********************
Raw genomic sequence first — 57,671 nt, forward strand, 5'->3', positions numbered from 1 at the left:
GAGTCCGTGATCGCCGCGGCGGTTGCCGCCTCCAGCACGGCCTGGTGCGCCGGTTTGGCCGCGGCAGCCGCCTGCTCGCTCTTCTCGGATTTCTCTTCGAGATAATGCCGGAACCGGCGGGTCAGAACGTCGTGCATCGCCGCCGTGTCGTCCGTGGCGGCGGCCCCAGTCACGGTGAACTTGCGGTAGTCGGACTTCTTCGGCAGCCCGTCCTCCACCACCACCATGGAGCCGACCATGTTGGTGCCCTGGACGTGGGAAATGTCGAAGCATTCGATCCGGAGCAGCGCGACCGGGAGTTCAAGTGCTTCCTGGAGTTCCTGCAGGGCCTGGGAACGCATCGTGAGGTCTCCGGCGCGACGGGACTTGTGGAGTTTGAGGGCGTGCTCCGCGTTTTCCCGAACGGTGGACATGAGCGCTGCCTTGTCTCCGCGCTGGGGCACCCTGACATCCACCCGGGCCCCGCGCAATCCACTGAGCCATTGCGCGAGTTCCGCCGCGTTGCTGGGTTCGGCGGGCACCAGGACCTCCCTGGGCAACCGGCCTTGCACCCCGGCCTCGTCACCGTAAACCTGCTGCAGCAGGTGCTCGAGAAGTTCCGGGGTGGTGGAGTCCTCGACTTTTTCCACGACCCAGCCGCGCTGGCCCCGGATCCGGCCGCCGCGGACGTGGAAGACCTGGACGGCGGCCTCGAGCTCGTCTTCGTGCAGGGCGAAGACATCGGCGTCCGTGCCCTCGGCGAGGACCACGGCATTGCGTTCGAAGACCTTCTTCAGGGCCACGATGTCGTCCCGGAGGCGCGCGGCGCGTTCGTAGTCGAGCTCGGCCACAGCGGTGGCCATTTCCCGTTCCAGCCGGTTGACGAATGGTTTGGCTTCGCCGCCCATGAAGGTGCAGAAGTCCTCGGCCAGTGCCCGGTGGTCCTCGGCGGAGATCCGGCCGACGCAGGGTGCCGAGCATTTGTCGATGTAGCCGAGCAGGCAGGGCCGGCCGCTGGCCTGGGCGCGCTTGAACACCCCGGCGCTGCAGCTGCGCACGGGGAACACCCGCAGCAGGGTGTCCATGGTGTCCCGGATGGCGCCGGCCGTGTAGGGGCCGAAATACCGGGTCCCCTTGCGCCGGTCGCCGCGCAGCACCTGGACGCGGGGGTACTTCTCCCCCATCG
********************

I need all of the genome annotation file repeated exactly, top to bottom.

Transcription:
Raw genomic sequence first — 57,671 nt, forward strand, 5'->3', positions numbered from 1 at the left:
GAGTCCGTGATCGCCGCGGCGGTTGCCGCCTCCAGCACGGCCTGGTGCGCCGGTTTGGCCGCGGCAGCCGCCTGCTCGCTCTTCTCGGATTTCTCTTCGAGATAATGCCGGAACCGGCGGGTCAGAACGTCGTGCATCGCCGCCGTGTCGTCCGTGGCGGCGGCCCCAGTCACGGTGAACTTGCGGTAGTCGGACTTCTTCGGCAGCCCGTCCTCCACCACCACCATGGAGCCGACCATGTTGGTGCCCTGGACGTGGGAAATGTCGAAGCATTCGATCCGGAGCAGCGCGACCGGGAGTTCAAGTGCTTCCTGGAGTTCCTGCAGGGCCTGGGAACGCATCGTGAGGTCTCCGGCGCGACGGGACTTGTGGAGTTTGAGGGCGTGCTCCGCGTTTTCCCGAACGGTGGACATGAGCGCTGCCTTGTCTCCGCGCTGGGGCACCCTGACATCCACCCGGGCCCCGCGCAATCCACTGAGCCATTGCGCGAGTTCCGCCGCGTTGCTGGGTTCGGCGGGCACCAGGACCTCCCTGGGCAACCGGCCTTGCACCCCGGCCTCGTCACCGTAAACCTGCTGCAGCAGGTGCTCGAGAAGTTCCGGGGTGGTGGAGTCCTCGACTTTTTCCACGACCCAGCCGCGCTGGCCCCGGATCCGGCCGCCGCGGACGTGGAAGACCTGGACGGCGGCCTCGAGCTCGTCTTCGTGCAGGGCGAAGACATCGGCGTCCGTGCCCTCGGCGAGGACCACGGCATTGCGTTCGAAGACCTTCTTCAGGGCCACGATGTCGTCCCGGAGGCGCGCGGCGCGTTCGTAGTCGAGCTCGGCCACAGCGGTGGCCATTTCCCGTTCCAGCCGGTTGACGAATGGTTTGGCTTCGCCGCCCATGAAGGTGCAGAAGTCCTCGGCCAGTGCCCGGTGGTCCTCGGCGGAGATCCGGCCGACGCAGGGTGCCGAGCATTTGTCGATGTAGCCGAGCAGGCAGGGCCGGCCGCTGGCCTGGGCGCGCTTGAACACCCCGGCGCTGCAGCTGCGCACGGGGAACACCCGCAGCAGGGTGTCCATGGTGTCCCGGATGGCGCCGGCCGTGTAGGGGCCGAAATACCGGGTCCCCTTGCGCCGGTCGCCGCGCAGCACCTGGACGCGGGGGTACTTCTCCCCCATCG